In the July 28, 2020 Axios interview, the President brought some graphs to support his point that US is doing well in terms of handling the coronavirus, claiming we’re “the lowest.” He also said “number one mortality rate” on the Chris Wallace interview on June 19, 2020. This is an analysis of that assertion.
Notice that the President is using only two other countries for comparison and the world’s average. He is also using the case fatality rate, which is grossly inaccurate since it relies on the number of cases, which is a lot higher than the official count.
To be fair, US should only be compared to other developed countries, but here I will include both, developed countries and the rest of the world, for reference.
Note: I am going to use the Worldometer website as my source for the numbers, as of August 06, 2020.
What criteria do we use to compare the US? As it is the third most populous country, it doesn’t make sense to compare absolute numbers, like the case/death count. We will focus on ratios, such as deaths per 1,000,000 population. However, it is worth noting that the US has the highest number of deaths in the world (about 25% of all deaths) despite having 5% of the world’s population. Not surprisingly, then, that the death rate per capita is over five times that of the world’s average. This is the most startling statistic that belies all the talk of doing all that is possible to contain the virus.
Case fatality rate
(# deaths per 100,000 positive cases): this depends on how many people are diagnosed, which is grossly undercounted since “the number of people in the United States who have been infected with the coronavirus is likely to be 10 times as high as the 2.4 million confirmed cases” (CDC Director Robert Redfield, 6/23/2020). Also every country has a different rate of testing, for which I am not going to standardize in this exploration. I am, however, going to assume that the number of deaths figure is accurate, even though it is most likely an underestimate.
Regarding the case fatality rate, which the President said in the Axios interview as US being the lowest, US is actually 70th, slightly lower than the world average, but nowhere near the lowest. In any case, US (3.25%) is better than many European countries, but much worse than Japan, South Korea, Russia, and Israel. Again, this metric is very poor since the actual number of cases are probably much higher and there is wide variation in every country’s test rates and death measurement methods.
The President bemoaned that the reason US has more cases than other developed countries was because of high rates of testing. Paradoxically, a higher test rate drives down the case fatality rate, which the President brags about. The graph below shows that US is has the 8th highest testing rate among countries with populations over 2,000,000. This is comparable to Australia, Israel, and Russia, but it’s only 3/4 of the UK’s rate and about 1/3 of the UAE’s rate. It is also 20% more than Spain and Belgium, 50% more than Italy and Canada, about twice as much as Germany, and three times as much as China.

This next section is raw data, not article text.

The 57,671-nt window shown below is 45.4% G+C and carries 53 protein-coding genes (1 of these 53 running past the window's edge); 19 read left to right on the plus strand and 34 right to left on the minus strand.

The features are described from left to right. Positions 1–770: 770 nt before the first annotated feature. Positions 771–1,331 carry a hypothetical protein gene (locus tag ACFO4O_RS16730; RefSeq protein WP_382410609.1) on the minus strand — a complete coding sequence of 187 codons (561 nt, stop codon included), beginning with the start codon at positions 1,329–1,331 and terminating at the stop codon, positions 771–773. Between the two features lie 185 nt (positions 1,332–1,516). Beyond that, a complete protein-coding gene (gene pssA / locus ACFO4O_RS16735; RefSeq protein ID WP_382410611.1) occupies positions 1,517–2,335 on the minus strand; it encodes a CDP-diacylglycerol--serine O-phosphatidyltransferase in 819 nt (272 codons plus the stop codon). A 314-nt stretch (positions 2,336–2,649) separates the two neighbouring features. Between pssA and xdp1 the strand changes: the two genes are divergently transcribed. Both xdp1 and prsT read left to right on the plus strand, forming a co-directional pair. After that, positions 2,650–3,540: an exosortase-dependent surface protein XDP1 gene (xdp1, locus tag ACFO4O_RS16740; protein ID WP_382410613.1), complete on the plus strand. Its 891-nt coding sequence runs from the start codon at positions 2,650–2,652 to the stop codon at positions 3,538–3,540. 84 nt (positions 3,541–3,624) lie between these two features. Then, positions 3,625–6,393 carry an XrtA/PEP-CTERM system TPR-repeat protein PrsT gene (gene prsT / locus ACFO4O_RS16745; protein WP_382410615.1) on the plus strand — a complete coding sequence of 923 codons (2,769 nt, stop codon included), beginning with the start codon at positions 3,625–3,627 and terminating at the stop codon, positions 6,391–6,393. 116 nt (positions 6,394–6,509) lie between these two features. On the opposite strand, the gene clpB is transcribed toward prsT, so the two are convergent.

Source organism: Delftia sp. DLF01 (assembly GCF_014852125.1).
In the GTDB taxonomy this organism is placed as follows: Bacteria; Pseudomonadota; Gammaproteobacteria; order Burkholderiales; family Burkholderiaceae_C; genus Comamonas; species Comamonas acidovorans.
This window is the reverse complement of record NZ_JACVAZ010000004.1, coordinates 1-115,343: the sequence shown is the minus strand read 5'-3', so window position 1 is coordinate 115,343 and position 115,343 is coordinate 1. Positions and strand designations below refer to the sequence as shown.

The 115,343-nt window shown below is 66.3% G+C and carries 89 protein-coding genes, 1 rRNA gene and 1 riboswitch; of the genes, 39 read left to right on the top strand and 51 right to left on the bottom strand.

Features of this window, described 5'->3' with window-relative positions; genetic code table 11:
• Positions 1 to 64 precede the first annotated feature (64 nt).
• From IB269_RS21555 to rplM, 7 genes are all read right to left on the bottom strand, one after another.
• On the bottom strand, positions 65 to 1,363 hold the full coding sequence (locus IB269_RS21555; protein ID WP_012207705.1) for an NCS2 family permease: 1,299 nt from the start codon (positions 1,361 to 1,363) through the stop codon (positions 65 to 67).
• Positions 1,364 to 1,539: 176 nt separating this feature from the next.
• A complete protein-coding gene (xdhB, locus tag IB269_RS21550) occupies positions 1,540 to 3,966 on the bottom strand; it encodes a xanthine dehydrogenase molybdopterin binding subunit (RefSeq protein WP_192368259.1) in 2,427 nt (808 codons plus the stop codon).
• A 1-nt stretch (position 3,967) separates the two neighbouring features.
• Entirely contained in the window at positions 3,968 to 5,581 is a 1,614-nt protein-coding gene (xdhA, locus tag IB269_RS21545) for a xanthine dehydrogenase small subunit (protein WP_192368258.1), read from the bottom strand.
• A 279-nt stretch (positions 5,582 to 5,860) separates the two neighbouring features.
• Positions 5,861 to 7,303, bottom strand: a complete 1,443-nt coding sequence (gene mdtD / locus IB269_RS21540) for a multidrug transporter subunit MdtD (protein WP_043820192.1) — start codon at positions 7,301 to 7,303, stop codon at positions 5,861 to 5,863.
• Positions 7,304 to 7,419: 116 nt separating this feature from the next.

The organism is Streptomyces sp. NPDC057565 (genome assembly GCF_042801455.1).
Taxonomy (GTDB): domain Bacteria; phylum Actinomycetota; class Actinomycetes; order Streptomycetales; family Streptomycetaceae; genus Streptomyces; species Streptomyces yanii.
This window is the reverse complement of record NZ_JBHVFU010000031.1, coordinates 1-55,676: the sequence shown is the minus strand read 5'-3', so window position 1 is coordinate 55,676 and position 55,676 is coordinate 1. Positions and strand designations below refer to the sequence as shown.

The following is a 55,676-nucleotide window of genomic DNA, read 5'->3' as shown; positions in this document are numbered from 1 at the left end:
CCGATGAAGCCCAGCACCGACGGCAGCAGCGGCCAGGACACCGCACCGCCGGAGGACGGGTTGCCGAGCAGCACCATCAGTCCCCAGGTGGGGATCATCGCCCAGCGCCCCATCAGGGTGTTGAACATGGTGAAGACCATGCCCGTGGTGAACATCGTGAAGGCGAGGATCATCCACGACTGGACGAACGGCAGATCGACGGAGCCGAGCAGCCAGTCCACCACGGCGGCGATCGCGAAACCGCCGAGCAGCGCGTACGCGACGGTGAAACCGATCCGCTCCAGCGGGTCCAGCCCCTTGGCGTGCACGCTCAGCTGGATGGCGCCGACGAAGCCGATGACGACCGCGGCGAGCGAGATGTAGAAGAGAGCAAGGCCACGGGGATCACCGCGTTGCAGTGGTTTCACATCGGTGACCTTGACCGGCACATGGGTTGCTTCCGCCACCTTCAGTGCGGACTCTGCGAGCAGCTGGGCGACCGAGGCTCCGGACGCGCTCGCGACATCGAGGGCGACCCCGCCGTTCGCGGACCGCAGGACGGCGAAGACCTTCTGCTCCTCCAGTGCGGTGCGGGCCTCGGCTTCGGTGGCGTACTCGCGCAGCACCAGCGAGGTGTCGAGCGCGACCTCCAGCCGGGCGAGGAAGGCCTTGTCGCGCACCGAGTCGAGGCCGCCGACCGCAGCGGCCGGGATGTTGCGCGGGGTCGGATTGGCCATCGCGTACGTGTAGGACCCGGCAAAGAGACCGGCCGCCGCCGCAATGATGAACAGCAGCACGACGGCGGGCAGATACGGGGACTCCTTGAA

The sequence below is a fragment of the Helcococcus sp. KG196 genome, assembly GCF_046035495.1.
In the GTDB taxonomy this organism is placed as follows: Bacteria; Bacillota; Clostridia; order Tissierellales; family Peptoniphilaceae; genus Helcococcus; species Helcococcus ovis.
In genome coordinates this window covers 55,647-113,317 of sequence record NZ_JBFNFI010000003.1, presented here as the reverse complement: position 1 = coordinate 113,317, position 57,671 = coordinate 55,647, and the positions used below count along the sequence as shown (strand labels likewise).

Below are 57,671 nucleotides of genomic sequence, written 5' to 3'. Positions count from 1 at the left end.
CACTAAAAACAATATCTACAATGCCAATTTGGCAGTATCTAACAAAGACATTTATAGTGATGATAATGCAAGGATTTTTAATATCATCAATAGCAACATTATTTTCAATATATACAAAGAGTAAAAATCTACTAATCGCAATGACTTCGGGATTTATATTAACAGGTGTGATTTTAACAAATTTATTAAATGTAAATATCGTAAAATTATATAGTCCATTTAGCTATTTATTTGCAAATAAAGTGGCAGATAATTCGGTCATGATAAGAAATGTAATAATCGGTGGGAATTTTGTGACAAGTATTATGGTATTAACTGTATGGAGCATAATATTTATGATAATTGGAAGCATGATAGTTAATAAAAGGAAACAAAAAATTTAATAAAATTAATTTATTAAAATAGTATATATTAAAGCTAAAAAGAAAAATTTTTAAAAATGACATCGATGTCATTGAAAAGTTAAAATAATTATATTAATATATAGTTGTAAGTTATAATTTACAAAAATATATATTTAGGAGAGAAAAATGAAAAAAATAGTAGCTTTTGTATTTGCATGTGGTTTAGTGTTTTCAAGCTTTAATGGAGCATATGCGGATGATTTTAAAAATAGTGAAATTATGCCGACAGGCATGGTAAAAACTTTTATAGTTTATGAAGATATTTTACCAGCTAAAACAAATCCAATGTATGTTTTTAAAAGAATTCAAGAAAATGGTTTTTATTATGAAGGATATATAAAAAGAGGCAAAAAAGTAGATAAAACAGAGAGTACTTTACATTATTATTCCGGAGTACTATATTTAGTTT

So the conclusion is that US is among the countries with the highest rates of testing, and therefore we also have among the highest rates of cases/1M pop, comparable to Brazil (we are essentially the highest in the world for developed countries. Even Israel has around half the rate of cases even though their testing rate is similar). This is another reason why comparing absolute case numbers is not as meaningful and using the death rate is a much more accurate metric.
Population fatality rate
(# deaths per 1,000,000 population). This is a more accurate representation of coronavirus’ spread, especially when comparing countries with similar healthcare resources which means the survival rate is similar, and which is why this is the best metric to use. Also, unlike cases, deaths are calculated by counting “likely deaths” calculated as additional deaths when to the same time over the past years, which captures more people than just those who have tested positive for the virus. At least this is the case in the US, many other countries are presumably underreporting their death toll, such as Mexico, whose death toll might be twice as high. This casts some doubt on the observation that the US is in the top 5% of countries (out of 215 countries) in terms of its death rate. Nevertheless, by no means is the fatality rate “the lowest.”
From the chart below we can see that the US has the 10th highest rate of deaths with respect to population in the world, with Belgium topping the chart at almost twice the rate of the US. It is similar to France, a little lower than Italy, Spain, and UK, and five times higher than Germany and Russia, 110 and 99, respectively.
We must also note that the European countries have had the virus more or less under control, while it is spinning out of control in the US.
The interview: https://www.youtube.com/watch?v=RRBQFqfgBhs